Logan Crouse

Cana, VA, United States

About Logan

Bio

I'm a college student. Dual-majoring in Information Systems Technology and Engineering. 24 year-old male.

An idea worth spreading

The art of asking questions---and the discipline of trying to answer them effectively.

I'm passionate about

Artificial Intelligence and computer programming. Still got plenty to learn about both.

Comments & conversations

138947
Logan Crouse
Posted about 3 years ago
Technology doesn't create loneliness, it reveals it. Once revealed, technology can help alleviate isolation and spur connection.
It isn't necessarily true that our hardware hasn't been updated in 10,000 years: http://www.dailymail.co.uk/sciencetech/article-1343093/Human-brain-shrinking-20-000-years.html The brain is a constantly evolving thing. Shrinking and getting larger. In addition, I also saw it posited that our logical, number-crunching centers have grown more refined whereas our emotional, pattern-based centers have slowly been giving out from under us. This article sums it up quite nicely: http://www.erasmatazz.com/TheLibrary/TheMind/HistoryofThinking/ModernTimes/TriumphLogic/TriumphLogic.html That said, what if technology *is* the next step towards extending our understanding? What if we could use technology to augment those parts of our brain that may not be evolutionarily stable? Patching into the optic nerve--? Try patching into the brain. Like this study done to see if they can recreate what people are imagining merely by letting them watch a movie and having a machine decipher what those neural signals mean: http://www.telegraph.co.uk/science/science-news/8781503/Mind-reading-device-recreates-what-we-see-in-our-heads.html No, sir. As technology advances, the line between "technology" and "humanity" will only become more blurred as the terms become synonymous with each other.
138947
Logan Crouse
Posted over 3 years ago
Can technology replace human intelligence?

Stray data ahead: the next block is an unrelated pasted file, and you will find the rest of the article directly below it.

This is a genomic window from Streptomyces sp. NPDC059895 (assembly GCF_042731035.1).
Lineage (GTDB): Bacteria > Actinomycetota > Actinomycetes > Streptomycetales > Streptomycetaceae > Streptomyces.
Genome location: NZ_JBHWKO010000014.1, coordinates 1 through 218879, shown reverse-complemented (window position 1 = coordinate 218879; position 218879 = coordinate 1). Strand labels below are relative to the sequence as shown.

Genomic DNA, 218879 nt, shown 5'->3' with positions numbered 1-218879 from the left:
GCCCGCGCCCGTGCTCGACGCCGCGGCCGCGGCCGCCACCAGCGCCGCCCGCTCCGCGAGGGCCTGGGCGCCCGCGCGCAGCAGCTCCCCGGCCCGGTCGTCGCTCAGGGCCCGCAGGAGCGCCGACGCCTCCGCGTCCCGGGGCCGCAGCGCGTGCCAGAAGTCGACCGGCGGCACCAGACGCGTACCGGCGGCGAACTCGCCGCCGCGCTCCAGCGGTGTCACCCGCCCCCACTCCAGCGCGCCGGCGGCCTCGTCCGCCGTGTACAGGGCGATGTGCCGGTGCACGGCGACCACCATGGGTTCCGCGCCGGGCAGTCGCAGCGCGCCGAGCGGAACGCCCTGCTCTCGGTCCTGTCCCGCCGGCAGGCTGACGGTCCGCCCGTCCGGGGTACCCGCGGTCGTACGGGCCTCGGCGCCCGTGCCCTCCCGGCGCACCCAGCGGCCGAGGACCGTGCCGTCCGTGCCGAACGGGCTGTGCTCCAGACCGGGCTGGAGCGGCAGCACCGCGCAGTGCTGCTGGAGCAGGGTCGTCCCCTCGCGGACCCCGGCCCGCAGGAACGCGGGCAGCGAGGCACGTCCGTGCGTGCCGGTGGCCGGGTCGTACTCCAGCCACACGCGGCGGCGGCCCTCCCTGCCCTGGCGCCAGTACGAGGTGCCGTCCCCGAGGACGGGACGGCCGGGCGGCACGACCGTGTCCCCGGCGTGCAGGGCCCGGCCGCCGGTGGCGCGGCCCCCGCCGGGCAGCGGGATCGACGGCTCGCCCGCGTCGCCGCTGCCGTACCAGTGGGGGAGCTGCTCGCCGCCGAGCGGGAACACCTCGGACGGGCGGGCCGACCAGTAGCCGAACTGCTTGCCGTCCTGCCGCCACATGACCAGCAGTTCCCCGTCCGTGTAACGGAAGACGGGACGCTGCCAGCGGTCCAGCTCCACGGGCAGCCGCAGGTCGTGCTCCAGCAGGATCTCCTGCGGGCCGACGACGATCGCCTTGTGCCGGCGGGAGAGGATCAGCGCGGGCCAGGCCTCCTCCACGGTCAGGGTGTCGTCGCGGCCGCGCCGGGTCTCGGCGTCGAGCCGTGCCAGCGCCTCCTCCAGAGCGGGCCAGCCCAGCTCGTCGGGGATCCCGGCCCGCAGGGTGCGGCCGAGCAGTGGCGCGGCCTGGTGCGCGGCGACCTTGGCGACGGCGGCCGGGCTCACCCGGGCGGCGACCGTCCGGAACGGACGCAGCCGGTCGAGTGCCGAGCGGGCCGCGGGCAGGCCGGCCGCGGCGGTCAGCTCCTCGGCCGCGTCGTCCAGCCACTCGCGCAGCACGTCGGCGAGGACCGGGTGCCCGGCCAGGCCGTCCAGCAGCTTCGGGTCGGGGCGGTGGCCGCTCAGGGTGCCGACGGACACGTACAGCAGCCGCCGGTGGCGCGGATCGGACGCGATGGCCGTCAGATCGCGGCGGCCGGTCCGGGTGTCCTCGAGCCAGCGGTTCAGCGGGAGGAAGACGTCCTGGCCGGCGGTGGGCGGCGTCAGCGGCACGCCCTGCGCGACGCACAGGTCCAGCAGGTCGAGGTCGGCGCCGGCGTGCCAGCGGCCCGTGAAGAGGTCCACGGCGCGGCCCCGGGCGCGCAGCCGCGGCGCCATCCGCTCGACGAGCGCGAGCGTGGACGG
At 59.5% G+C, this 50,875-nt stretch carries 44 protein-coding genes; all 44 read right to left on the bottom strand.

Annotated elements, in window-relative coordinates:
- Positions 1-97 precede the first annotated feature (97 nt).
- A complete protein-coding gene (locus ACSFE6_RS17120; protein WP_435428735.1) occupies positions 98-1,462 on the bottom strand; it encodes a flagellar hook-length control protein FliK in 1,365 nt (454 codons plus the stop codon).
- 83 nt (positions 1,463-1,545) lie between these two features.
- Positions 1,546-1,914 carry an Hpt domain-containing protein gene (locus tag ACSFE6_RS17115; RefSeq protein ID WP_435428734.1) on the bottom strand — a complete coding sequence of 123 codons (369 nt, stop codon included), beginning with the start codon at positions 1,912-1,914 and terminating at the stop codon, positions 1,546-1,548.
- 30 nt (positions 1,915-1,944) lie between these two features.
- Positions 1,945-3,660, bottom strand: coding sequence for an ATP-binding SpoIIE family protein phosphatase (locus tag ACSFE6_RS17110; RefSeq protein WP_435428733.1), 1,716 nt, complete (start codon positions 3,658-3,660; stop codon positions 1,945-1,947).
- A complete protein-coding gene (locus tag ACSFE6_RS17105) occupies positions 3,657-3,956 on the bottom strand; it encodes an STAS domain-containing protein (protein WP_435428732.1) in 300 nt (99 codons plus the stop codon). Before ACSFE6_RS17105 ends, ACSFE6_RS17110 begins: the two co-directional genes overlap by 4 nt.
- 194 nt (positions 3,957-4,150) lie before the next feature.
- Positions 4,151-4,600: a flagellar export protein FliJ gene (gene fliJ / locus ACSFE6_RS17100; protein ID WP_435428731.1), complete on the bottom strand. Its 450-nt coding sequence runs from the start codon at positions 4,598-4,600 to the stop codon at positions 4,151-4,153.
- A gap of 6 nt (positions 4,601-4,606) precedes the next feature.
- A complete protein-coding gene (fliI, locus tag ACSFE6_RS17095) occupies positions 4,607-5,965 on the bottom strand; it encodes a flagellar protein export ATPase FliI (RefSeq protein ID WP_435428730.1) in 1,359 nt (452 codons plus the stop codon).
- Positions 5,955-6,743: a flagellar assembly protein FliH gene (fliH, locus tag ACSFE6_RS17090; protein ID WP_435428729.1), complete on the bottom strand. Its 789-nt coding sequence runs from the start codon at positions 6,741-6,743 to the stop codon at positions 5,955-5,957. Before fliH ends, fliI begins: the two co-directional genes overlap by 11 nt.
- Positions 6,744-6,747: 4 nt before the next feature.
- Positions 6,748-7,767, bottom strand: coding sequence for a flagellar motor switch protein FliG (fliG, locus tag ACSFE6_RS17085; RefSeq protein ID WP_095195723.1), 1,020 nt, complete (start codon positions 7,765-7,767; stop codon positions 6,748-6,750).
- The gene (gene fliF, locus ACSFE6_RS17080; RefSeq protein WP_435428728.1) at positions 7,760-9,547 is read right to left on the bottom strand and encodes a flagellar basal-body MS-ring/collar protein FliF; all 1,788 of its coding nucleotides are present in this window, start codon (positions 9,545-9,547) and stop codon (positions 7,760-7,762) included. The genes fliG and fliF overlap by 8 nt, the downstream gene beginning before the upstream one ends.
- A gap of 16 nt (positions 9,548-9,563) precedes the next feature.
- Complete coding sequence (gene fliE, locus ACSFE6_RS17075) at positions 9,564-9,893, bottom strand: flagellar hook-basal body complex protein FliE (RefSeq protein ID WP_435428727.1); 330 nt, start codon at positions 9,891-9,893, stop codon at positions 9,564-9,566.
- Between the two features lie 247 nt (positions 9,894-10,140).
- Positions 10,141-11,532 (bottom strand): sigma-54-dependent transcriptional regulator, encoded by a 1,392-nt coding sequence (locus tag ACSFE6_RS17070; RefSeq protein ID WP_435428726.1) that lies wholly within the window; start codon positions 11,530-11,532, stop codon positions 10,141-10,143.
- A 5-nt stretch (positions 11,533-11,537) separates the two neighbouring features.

And yeah! I've taken a look-see at one! If you're looking for some *extreme* examples of bots, man, check this out: http://www.cleverbot.com/ That guy's hooked into at least one server, maybe more, and is running checks against every single thing ever said to it! I asked if it was lonely once---and the system crashed. I think it was right around maintenance time though. The point is---I think it's got a spark. Kinda like when you take the blunt side of a knife to a flint---one spark flung off it. Humans have lotsa sparks flying every which way. Consciousness surely isn't a "yes/no" decision; it's a very tricky grade. And when we achieve it, I think people will *still* say something about it. But they'll turn to disagreeing with it on *qualitative* grounds rather than *quantitative* grounds. "Sure it's accurately calculated, derived, and applied reasoning at the human level---but is it the sort of decision a flesh-and-blood human would've made?" Which is going to be the point where you just have nay-sayers and proponents, like in any issue. It'll reach a boiling-point---and then people will just have to deal with the fact they may never know. As for QM vs. Self-referential loops (and other possible AI sources) we could keep going back and forth on it, and truth be told, I'm as big a fan of the "How many angels can dance on the head of a pin?" kinda debates as anyone, but until it's won-and-done, it's just two old ladies sitting in a darkened room complaining that nobody's changed the lightbulb, instead of actually *doing* something that changes things one way or another, like testing for it. I mean that politely. :) Self-referential loops will always be there; let them take a bit of a break, experiment with something new, and then they can go back to it if it doesn't pan out. And I'm willing to keep debating it! Let's just be honest and up-front about the possibility of it leading anywhere.